Bisphenol A, or BPA, is a major component of modern conveniences. According to bisphenol-A.org, it is used to make polycarbonate plastic and epoxy resins, which comprise DVDs, electronics, cars, paint, adhesives, and food and beverage containers.
It is this last application of BPA that has stirred controversy in recent years about its health risk to humans. Past studies have linked BPA to brain, behavioral, and prostate issues in young children, causing experts in various countries to order a ban on BPA in infant food and beverage containers. Numerous other studies support the use of the controversial chemical, causing some to wonder what the true science behind the matter really defends.
In an attempt to clarify the threat, the Advisory Committee of the German Society of Toxicology has published research about their investigations into BPA (pubmed.gov). These scientists have concluded that BPA is safe for human use, adults and children alike. The group used laboratory animals to study the effects of BPA. They observe that rats did not exhibit estrogen-dependent effects when exposed to 5 mg/kg body weight per day of BPA, which is currently the standard for European countries as set by the European Food Safety Authority (EFSA). They also say that the effects on the rats translate into the effects for humans, meaning that humans should not experience estrogen effects when exposed to a safe amount of the chemical. Furthermore, the Committee says that the half-life of BPA in an adult is less than two hours, and that BPA exits the body through urine. Therefore, the Committee is not concerned that BPA will endanger human health with further use, even in food and beverage containers.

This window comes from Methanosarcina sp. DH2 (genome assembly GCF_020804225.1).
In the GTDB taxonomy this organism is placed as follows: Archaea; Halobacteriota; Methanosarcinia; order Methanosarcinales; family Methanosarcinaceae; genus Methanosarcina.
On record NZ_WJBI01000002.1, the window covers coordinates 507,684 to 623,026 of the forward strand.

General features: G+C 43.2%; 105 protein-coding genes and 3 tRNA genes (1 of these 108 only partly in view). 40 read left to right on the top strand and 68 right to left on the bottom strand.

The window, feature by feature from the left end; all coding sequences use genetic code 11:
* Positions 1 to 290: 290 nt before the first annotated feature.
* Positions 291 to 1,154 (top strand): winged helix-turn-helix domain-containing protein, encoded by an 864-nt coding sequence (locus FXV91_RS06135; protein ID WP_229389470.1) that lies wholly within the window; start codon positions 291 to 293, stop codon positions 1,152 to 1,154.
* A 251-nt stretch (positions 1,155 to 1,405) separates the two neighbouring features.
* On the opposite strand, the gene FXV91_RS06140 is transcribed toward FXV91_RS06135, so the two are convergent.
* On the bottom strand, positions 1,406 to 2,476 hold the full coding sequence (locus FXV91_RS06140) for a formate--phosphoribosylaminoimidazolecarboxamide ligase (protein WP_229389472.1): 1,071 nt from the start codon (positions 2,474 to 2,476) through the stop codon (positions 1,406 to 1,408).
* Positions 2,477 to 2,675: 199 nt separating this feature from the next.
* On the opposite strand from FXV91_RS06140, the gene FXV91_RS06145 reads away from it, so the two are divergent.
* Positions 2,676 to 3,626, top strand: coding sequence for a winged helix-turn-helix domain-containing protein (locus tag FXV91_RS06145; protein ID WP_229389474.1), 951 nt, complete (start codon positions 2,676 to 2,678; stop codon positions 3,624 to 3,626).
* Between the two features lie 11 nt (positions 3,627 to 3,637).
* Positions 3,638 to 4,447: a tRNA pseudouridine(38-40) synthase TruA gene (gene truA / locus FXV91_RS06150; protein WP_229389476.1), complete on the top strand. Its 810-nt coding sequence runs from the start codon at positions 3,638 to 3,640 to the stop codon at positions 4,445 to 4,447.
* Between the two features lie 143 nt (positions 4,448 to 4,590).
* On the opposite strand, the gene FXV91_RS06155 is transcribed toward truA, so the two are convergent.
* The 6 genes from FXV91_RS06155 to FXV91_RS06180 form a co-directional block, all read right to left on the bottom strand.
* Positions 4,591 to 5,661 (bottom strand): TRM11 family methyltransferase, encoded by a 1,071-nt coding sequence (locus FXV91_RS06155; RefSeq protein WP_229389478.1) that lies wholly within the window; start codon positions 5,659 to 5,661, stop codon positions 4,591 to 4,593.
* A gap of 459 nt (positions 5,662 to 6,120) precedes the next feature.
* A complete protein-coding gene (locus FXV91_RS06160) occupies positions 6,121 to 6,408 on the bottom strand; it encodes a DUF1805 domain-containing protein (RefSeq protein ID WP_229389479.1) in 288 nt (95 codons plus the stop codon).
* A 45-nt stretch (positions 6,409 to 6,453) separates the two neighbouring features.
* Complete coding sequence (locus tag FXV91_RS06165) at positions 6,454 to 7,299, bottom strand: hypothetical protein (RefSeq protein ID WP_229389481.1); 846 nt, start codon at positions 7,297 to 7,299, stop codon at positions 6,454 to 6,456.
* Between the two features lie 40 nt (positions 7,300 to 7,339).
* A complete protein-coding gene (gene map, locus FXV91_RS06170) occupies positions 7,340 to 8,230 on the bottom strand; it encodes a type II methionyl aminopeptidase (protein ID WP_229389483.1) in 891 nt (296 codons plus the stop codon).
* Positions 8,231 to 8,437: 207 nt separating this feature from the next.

In announcing this decision, German researchers refute the 2010 claim of the German Federal Environment Agency, which recommended limiting the uses of BPA in fear of adverse side effects (foodsafetynews.com). Other countries continue to advocate a limit on the chemical. The U.S. Food and Drug Administration says that although studies support BPA use at its current levels, it still has “some concern” about the potential effects of BPA on children and infants (fda.gov). As a safety precaution, the U.S. Department of Health and Human Services provides a helpful webpage for parents discussing ways to limit their children’s exposure to BPA. Canada banned BPA in food and drink containers intended for children a few years ago, and France also took action to limit the chemical’s exposure to children.
Of course, more studies are sure to be completed in this area of human health concerns. As BPA is increasingly used in everyday products, it is natural to question its implications for our safety. For the present, it is useful to know that teams of researchers have tackled this problem and are currently seeking new strategies to answer this pressing question.